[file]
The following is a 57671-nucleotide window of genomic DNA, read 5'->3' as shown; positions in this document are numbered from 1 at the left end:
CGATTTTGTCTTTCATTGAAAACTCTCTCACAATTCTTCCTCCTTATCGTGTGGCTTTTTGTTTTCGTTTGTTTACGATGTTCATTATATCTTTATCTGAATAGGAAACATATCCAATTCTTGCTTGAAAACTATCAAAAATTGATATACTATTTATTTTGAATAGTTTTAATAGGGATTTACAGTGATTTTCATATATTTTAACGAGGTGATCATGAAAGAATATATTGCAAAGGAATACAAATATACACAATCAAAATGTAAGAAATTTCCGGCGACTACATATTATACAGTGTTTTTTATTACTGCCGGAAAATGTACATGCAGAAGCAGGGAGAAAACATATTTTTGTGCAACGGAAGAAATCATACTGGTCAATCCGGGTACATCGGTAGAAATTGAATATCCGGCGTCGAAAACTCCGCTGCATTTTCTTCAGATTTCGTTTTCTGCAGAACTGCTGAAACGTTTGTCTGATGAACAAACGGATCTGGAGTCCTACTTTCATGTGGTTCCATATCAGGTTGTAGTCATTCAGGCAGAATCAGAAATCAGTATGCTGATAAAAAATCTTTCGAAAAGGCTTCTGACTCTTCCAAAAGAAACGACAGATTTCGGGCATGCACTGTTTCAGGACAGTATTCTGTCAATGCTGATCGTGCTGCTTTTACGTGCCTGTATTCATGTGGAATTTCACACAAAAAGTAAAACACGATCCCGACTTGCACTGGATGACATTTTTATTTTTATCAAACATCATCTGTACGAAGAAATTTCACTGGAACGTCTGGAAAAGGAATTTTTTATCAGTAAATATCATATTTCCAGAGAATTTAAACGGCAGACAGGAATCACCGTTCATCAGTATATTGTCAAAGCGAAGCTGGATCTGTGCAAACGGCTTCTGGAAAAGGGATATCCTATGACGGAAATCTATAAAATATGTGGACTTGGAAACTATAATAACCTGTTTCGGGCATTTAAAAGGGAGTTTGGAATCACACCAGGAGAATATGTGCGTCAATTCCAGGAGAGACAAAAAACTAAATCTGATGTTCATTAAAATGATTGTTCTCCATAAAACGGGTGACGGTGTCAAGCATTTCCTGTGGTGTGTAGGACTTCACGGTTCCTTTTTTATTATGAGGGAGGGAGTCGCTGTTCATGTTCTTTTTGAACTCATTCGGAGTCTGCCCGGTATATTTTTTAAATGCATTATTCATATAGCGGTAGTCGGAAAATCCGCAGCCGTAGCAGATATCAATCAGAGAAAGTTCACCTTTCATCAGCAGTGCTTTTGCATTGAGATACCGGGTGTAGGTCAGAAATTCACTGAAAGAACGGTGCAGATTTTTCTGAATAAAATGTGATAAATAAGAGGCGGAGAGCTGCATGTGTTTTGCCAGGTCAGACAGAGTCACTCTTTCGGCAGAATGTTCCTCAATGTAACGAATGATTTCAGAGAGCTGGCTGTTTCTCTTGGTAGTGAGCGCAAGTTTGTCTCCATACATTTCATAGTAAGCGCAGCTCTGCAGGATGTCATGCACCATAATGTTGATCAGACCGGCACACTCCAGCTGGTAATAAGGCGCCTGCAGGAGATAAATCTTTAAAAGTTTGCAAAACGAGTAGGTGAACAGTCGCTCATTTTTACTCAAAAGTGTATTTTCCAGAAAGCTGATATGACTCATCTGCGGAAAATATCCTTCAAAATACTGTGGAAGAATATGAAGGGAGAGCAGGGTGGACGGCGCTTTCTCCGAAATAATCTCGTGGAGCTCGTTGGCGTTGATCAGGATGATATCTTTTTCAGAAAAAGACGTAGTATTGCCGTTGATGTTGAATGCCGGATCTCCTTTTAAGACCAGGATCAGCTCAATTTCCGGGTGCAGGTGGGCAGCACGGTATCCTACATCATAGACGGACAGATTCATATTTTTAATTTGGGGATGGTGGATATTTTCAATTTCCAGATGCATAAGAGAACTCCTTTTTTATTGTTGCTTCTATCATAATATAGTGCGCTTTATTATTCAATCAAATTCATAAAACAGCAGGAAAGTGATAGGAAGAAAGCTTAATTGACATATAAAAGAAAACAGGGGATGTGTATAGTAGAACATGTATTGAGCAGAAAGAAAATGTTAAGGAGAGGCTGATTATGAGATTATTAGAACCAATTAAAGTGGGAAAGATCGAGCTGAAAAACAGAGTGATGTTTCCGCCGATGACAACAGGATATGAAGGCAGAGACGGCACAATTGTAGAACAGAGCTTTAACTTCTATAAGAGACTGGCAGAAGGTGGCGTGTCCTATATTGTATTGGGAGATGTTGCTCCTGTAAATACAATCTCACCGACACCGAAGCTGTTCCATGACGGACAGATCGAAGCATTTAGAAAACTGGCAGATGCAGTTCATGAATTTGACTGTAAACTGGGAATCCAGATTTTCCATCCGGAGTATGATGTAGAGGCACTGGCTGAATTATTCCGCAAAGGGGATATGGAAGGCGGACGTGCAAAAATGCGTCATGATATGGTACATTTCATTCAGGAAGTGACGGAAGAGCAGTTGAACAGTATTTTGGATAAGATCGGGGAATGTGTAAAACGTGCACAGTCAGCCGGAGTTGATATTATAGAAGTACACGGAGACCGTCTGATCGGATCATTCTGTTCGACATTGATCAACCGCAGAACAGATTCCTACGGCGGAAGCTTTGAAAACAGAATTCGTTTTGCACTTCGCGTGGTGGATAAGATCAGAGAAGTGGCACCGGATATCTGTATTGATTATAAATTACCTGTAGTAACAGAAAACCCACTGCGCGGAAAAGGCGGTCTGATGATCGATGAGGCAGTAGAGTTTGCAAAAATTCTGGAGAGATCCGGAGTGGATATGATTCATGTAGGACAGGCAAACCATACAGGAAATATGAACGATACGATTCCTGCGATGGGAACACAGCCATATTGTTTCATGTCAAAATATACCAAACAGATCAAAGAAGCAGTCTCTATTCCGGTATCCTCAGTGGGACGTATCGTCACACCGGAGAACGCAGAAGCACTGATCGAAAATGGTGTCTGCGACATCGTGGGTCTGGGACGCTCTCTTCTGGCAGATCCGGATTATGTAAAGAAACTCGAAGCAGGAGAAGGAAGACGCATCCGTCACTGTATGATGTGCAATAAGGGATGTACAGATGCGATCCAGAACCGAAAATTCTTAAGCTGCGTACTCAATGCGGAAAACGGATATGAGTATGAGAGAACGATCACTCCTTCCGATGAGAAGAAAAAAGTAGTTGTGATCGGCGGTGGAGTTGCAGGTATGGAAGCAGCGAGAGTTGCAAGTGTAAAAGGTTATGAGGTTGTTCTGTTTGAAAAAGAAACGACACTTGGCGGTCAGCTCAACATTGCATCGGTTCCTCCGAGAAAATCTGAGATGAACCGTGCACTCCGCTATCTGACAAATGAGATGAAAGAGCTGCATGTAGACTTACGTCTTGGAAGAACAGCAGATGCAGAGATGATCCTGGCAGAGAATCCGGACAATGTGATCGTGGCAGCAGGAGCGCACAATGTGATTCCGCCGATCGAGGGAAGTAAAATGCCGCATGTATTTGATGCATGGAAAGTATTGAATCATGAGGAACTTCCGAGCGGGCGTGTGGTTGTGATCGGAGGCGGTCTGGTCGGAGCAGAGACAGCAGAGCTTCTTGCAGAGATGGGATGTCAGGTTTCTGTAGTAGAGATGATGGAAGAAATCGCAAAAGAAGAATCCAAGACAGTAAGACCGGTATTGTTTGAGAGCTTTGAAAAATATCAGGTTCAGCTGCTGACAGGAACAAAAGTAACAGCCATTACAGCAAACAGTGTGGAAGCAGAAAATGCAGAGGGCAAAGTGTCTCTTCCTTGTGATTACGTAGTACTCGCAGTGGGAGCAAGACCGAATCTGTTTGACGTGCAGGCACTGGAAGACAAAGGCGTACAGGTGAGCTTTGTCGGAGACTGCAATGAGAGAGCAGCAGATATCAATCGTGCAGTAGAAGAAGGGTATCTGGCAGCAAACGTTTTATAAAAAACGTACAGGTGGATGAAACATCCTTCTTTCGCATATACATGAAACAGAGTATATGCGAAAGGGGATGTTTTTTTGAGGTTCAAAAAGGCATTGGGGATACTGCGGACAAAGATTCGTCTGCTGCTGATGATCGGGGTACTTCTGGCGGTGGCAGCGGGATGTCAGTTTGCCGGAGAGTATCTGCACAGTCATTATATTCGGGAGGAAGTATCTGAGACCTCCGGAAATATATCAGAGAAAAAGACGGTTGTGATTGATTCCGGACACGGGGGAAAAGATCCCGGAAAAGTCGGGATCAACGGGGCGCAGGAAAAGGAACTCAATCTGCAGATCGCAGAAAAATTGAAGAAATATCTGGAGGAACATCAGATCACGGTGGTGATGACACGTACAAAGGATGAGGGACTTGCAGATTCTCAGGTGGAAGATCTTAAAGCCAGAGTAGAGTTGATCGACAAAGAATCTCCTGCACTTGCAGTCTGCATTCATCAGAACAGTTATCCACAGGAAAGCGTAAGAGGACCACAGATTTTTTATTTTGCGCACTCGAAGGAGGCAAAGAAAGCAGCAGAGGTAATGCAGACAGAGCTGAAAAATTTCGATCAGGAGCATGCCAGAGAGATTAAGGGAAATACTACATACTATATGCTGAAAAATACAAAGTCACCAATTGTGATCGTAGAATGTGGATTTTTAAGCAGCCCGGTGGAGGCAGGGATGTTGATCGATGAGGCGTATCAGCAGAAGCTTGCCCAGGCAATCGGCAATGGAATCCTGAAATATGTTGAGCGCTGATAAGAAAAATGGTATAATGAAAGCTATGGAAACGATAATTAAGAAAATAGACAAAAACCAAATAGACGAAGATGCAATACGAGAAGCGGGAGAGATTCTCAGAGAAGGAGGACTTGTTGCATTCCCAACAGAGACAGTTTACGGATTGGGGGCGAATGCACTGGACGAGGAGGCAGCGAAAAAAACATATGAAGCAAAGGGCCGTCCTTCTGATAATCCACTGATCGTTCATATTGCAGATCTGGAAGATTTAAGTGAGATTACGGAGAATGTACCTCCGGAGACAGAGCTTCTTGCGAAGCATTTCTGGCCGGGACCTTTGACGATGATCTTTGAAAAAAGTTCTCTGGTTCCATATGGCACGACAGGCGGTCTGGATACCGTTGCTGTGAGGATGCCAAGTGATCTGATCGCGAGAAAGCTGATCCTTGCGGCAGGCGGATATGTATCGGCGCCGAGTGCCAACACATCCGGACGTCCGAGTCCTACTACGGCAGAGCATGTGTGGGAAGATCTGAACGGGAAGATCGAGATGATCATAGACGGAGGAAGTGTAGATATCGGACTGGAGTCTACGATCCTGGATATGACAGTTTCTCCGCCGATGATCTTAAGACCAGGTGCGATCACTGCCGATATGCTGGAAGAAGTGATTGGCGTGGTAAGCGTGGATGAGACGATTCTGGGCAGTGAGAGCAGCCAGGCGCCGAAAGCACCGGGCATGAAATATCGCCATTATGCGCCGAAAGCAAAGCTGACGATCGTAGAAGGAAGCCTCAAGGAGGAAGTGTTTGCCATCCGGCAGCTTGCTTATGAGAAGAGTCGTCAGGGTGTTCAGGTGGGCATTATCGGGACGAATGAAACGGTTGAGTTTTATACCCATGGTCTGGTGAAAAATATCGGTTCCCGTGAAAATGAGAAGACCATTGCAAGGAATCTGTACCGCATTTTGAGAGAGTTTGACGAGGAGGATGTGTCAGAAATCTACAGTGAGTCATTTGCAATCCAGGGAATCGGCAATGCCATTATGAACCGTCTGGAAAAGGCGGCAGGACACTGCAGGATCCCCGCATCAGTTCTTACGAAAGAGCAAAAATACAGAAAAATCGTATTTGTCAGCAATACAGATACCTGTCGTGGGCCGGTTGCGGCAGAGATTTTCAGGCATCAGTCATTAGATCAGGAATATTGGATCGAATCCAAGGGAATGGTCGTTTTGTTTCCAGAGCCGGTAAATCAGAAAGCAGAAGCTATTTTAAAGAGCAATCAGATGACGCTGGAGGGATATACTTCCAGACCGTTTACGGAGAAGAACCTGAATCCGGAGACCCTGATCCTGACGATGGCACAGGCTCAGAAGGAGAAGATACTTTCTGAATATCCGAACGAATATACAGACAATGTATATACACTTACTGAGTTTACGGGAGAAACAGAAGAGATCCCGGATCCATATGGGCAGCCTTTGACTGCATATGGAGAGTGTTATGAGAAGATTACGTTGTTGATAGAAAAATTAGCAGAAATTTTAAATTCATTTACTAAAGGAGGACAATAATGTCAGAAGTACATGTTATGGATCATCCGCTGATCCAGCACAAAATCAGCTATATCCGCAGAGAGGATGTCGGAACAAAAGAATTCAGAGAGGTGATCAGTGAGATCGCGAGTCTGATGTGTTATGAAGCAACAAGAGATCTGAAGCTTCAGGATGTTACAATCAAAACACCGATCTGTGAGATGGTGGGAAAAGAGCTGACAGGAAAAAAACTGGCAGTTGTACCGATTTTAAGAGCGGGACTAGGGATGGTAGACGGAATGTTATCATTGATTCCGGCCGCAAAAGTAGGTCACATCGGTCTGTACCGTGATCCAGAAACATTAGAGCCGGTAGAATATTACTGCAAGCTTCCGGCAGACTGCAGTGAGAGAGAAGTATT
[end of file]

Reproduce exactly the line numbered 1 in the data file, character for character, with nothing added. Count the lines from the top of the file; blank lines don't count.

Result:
The following is a 57671-nucleotide window of genomic DNA, read 5'->3' as shown; positions in this document are numbered from 1 at the left end: